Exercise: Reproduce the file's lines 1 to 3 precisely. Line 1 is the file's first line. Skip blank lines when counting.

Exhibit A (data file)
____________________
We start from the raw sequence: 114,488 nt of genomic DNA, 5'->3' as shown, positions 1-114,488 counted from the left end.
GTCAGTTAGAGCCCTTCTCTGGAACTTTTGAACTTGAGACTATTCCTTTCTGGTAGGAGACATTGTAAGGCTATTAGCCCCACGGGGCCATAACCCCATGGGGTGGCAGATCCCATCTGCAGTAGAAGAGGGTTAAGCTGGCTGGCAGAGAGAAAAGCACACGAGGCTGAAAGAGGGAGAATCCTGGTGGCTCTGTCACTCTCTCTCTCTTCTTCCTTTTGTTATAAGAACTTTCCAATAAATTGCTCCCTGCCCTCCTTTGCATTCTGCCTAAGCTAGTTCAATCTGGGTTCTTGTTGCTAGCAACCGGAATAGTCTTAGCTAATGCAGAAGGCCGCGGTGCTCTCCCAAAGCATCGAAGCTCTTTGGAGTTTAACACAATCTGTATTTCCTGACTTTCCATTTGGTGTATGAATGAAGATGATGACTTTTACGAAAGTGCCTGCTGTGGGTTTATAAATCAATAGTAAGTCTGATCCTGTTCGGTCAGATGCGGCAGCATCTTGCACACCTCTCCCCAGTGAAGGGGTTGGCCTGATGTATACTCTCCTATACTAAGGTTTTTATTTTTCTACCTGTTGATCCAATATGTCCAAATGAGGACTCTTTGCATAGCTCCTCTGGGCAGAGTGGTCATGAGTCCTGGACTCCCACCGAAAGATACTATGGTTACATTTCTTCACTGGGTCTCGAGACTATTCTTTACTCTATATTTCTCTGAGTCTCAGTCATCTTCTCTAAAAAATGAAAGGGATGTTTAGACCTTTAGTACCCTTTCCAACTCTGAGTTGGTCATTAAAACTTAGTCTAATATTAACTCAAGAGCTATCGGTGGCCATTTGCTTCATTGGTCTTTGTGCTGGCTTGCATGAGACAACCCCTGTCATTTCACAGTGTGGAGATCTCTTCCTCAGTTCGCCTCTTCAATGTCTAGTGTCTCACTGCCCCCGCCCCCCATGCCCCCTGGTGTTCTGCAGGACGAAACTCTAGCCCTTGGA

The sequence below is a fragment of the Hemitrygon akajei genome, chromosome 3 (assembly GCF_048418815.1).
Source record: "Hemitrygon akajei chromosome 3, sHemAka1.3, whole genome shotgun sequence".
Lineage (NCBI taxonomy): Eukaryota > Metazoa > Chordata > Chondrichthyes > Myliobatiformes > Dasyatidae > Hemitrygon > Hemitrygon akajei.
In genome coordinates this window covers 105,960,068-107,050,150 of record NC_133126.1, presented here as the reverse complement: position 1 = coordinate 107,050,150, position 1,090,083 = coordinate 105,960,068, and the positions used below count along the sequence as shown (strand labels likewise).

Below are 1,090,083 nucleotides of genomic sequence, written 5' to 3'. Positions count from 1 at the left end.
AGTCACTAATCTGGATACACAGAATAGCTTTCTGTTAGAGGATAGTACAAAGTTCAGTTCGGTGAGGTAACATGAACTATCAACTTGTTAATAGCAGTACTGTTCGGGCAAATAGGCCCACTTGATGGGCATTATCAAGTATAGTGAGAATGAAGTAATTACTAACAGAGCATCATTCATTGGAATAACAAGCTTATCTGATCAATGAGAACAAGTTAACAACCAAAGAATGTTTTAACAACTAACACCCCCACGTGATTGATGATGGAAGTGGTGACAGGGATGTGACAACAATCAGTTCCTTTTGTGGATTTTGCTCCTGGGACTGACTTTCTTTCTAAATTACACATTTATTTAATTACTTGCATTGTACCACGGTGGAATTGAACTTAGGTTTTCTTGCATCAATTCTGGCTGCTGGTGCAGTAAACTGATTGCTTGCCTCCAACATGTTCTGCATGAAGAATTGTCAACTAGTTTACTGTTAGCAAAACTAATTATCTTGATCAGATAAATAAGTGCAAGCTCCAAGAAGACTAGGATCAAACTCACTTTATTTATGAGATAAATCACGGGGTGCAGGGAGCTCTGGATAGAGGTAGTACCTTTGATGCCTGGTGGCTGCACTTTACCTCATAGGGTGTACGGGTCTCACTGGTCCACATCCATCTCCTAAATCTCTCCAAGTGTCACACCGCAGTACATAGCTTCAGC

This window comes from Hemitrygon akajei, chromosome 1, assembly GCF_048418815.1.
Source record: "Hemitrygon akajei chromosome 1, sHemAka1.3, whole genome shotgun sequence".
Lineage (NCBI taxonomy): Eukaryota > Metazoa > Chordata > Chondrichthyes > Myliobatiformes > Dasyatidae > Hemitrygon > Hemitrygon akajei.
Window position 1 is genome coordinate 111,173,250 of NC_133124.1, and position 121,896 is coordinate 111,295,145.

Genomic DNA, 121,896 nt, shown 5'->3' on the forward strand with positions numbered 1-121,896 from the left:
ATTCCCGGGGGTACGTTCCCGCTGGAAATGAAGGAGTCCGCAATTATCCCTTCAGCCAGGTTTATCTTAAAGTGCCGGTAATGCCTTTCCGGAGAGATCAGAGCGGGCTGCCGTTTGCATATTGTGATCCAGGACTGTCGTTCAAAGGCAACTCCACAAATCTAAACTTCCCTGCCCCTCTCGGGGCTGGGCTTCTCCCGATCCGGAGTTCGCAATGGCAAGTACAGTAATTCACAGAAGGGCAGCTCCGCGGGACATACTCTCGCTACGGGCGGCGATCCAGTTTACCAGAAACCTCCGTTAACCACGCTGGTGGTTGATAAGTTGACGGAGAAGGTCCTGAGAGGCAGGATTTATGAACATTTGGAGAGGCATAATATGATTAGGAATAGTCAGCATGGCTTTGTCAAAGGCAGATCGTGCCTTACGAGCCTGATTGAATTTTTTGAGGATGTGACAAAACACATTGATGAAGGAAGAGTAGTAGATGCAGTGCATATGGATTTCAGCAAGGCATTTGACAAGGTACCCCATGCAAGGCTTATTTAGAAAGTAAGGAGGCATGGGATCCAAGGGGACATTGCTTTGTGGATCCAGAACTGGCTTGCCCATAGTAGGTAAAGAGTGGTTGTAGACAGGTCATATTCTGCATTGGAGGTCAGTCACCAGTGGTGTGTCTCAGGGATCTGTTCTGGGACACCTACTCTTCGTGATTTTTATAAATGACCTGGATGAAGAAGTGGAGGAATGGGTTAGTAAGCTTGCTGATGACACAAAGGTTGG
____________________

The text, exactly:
We start from the raw sequence: 114,488 nt of genomic DNA, 5'->3' as shown, positions 1-114,488 counted from the left end.
GTCAGTTAGAGCCCTTCTCTGGAACTTTTGAACTTGAGACTATTCCTTTCTGGTAGGAGACATTGTAAGGCTATTAGCCCCACGGGGCCATAACCCCATGGGGTGGCAGATCCCATCTGCAGTAGAAGAGGGTTAAGCTGGCTGGCAGAGAGAAAAGCACACGAGGCTGAAAGAGGGAGAATCCTGGTGGCTCTGTCACTCTCTCTCTCTTCTTCCTTTTGTTATAAGAACTTTCCAATAAATTGCTCCCTGCCCTCCTTTGCATTCTGCCTAAGCTAGTTCAATCTGGGTTCTTGTTGCTAGCAACCGGAATAGTCTTAGCTAATGCAGAAGGCCGCGGTGCTCTCCCAAAGCATCGAAGCTCTTTGGAGTTTAACACAATCTGTATTTCCTGACTTTCCATTTGGTGTATGAATGAAGATGATGACTTTTACGAAAGTGCCTGCTGTGGGTTTATAAATCAATAGTAAGTCTGATCCTGTTCGGTCAGATGCGGCAGCATCTTGCACACCTCTCCCCAGTGAAGGGGTTGGCCTGATGTATACTCTCCTATACTAAGGTTTTTATTTTTCTACCTGTTGATCCAATATGTCCAAATGAGGACTCTTTGCATAGCTCCTCTGGGCAGAGTGGTCATGAGTCCTGGACTCCCACCGAAAGATACTATGGTTACATTTCTTCACTGGGTCTCGAGACTATTCTTTACTCTATATTTCTCTGAGTCTCAGTCATCTTCTCTAAAAAATGAAAGGGATGTTTAGACCTTTAGTACCCTTTCCAACTCTGAGTTGGTCATTAAAACTTAGTCTAATATTAACTCAAGAGCTATCGGTGGCCATTTGCTTCATTGGTCTTTGTGCTGGCTTGCATGAGACAACCCCTGTCATTTCACAGTGTGGAGATCTCTTCCTCAGTTCGCCTCTTCAATGTCTAGTGTCTCACTGCCCCCGCCCCCCATGCCCCCTGGTGTTCTGCAGGACGAAACTCTAGCCCTTGGA

The sequence below is a fragment of the Hemitrygon akajei genome, chromosome 3 (assembly GCF_048418815.1).